Irritable bowel syndrome is frequently linked with coexisting mental illnesses. A previous study​ discovered that 32.1 per cent of IBS patients had subthreshold depression, placing them at a higher risk of developing major depression.

Emerging findings of the gut-brain axis have led to rebranding IBS as a disorder of gut-brain interaction.

Depression scores improved

Self-reported depression scores had significantly improved in IBS participants with subthreshold depression, regardless of whether they took probiotic or placebo.

Both probiotic and placebo groups had significant reduction in their CESD-R scores.

“Both IBS-SD patients receiving probiotic and placebo experienced a decline in CESD-R scores resulting in more participants with CESD-R score of less than 16.

Post-intervention, 65.4 per cent and 74.1 per cent of participants who received probiotic and placebo respectively, were categorised as having normal mood.

“IBS-SD participants who received a placebo in our study also displayed a decrease in their depression symptoms.

“This finding implied that additional features such as positive attitude and perspective towards the interventional products received, may contribute to the treatment efficacy,” ​the researchers explained.

However, they also pointed out earlier studies using lactic acid bacteria had demonstrated no significant changes in depression scores among IBS patients. Similarly, supplementation with multispecies probiotics had not shown to be superior in alleviating the symptoms of depression.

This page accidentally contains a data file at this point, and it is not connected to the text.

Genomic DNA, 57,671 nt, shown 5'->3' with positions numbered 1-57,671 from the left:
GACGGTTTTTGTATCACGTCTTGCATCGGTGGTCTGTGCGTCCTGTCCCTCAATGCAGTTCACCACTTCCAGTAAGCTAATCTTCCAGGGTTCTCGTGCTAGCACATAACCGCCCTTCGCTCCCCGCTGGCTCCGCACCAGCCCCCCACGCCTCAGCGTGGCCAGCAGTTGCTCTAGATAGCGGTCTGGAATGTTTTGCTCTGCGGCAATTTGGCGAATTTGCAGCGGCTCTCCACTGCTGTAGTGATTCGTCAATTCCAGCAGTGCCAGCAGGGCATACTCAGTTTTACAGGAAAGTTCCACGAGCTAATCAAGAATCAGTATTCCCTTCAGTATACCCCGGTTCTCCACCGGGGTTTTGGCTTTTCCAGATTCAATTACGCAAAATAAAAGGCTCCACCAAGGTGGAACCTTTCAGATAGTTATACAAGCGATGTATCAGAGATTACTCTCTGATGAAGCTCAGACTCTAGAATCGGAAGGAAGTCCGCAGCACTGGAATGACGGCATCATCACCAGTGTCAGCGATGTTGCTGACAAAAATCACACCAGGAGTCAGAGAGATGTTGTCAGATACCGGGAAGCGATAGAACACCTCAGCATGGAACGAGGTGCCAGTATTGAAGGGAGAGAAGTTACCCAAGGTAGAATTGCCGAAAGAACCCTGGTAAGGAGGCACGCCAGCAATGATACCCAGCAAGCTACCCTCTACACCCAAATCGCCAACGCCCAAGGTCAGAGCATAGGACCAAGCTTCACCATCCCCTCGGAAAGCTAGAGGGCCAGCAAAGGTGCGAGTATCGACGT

Also, there was no significant changes seen in the CESD-R scores of participants with normal mood, regardless of whether they were on probiotics or placebo.

Quality of life

Quality of life had also improved significantly by 7.1 per cent to a score of 83.1 in IBS patients with subthreshold depression participants.

The most prominent improvements in their quality of life were seen in the incidence of feeling dysphoria or unpleasant mood, worries over health, and food avoidance.

Those on placebo also saw their quality of life improved significantly, which was the same case for IBS-normal mood patients on placebo.

Only IBS-normal mood participants on probiotics did not report significant improvements in their quality of life.

“Despite an increase in all IBS-QOL (quality of life) domain scores, the changes for IBS-NM participants receiving probiotic were minimal and insignificant.”

Remission in IBS

All four groups reported significant improvement in IBS severity post-intervention, with a higher prevalence of remission and mild IBS.

The IBS severity pattern shifted from a higher rate of moderate-severe levels, towards a higher rate of remission-mild symptoms across all groups at post-intervention, irrespective of placebo or probiotic-supplemented.  

For example, IBS patients with subthreshold depression and were taking probiotics had remission rates increased by 15.4 per cent.


Source: Scientific Reports

A randomized, double-blinded, placebo-controlled clinical trial on Lactobacillus-containing cultured milk drink as adjuvant therapy for depression in irritable bowel syndrome.

Authors: Sarkawi, M., Raja Ali, R.A., Abdul Wahab, N. et al.